When it comes to improving bone health in postmenopausal women — and people of all ages, actually — a Florida State University researcher has found a simple, proactive solution to help prevent fractures and osteoporosis: eating dried plums.
“Over my career, I have tested numerous fruits, including figs, dates, strawberries and raisins, and none of them come anywhere close to having the effect on bone density that dried plums, or prunes, have,” said Bahram H. Arjmandi…”All fruits and vegetables have a positive effect on nutrition, but in terms of bone health, this particular food is exceptional.”
Arjmandi and a group of researchers from Florida State and Oklahoma State University tested two groups of postmenopausal women. Over a 12-month period, the first group, consisting of 55 women, was instructed to consume 100 grams of dried plums (about 10 prunes) each day, while the second — a comparative control group of 45 women — was told to consume 100 grams of dried apples. All of the study’s participants also received daily doses of calcium (500 milligrams) and vitamin D (400 international units).
The group that consumed dried plums had significantly higher bone mineral density in the ulna (one of two long bones in the forearm) and spine, in comparison with the group that ate dried apples. This, according to Arjmandi, was due in part to the ability of dried plums to suppress the rate of bone resorption, or the breakdown of bone, which tends to exceed the rate of new bone growth as people age…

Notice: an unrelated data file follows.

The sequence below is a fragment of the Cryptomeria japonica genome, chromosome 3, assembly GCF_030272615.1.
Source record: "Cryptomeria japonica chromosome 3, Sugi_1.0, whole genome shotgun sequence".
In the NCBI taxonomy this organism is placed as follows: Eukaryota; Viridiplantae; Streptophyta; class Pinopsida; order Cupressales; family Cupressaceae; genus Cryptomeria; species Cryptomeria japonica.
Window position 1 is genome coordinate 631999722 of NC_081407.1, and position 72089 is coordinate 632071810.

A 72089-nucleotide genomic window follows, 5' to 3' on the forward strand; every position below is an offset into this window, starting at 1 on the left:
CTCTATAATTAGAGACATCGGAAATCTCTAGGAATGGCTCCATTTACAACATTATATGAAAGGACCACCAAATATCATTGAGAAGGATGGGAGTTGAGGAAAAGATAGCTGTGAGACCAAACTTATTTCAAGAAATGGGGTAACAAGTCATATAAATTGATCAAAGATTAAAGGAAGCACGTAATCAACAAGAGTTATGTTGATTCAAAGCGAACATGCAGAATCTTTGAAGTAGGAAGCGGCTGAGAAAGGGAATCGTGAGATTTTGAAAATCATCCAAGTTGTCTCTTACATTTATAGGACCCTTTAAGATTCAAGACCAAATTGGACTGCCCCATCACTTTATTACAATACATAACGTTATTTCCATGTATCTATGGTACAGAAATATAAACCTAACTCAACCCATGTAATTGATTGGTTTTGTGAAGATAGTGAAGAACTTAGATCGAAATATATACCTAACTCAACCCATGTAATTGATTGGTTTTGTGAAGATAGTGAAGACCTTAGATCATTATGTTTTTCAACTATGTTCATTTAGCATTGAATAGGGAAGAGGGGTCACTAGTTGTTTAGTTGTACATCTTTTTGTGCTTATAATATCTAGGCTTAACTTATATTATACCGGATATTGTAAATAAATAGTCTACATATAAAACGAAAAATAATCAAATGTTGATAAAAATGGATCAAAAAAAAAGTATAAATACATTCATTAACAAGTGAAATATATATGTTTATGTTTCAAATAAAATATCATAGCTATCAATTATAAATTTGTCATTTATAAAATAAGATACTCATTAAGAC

In the United States, about 8 million women have osteoporosis because of the sudden cessation of ovarian hormone production at the onset of menopause. What’s more, about 2 million men also have osteoporosis.
Arjmandi encourages people who are interested in maintaining or improving their bone health to take note of the extraordinarily positive effect that dried plums have on bone density.
“Don’t wait until you get a fracture or you are diagnosed with osteoporosis and have to have prescribed medicine,” Arjmandi said. “Do something meaningful and practical beforehand. People could start eating two to three dried plums per day and increase gradually to perhaps six to 10 per day. Prunes can be eaten in all forms and can be included in a variety of recipes.”
Proactive – as always – is better than sitting and waiting for an accident to happen. The FSU department chaired by Dr. Arjmandi – Department of Nutrition, Food and Exercise Sciences – is pretty interesting btw. One of the 72 major schools I’d consider attending if I was a kid starting out all over again.